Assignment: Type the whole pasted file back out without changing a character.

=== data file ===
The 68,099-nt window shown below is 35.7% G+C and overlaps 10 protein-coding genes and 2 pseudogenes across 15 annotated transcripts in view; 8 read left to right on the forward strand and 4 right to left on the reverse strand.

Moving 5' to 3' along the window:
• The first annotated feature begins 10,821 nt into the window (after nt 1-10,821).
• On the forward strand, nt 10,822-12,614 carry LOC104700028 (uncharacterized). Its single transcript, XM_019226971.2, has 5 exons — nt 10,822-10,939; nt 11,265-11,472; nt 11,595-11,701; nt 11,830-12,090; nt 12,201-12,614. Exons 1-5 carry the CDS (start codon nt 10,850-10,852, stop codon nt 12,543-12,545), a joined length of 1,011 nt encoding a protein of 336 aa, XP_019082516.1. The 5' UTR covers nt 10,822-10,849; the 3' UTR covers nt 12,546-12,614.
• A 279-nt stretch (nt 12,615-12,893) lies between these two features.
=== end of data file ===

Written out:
The 68,099-nt window shown below is 35.7% G+C and overlaps 10 protein-coding genes and 2 pseudogenes across 15 annotated transcripts in view; 8 read left to right on the forward strand and 4 right to left on the reverse strand.

Moving 5' to 3' along the window:
• The first annotated feature begins 10,821 nt into the window (after nt 1-10,821).
• On the forward strand, nt 10,822-12,614 carry LOC104700028 (uncharacterized). Its single transcript, XM_019226971.2, has 5 exons — nt 10,822-10,939; nt 11,265-11,472; nt 11,595-11,701; nt 11,830-12,090; nt 12,201-12,614. Exons 1-5 carry the CDS (start codon nt 10,850-10,852, stop codon nt 12,543-12,545), a joined length of 1,011 nt encoding a protein of 336 aa, XP_019082516.1. The 5' UTR covers nt 10,822-10,849; the 3' UTR covers nt 12,546-12,614.
• A 279-nt stretch (nt 12,615-12,893) lies between these two features.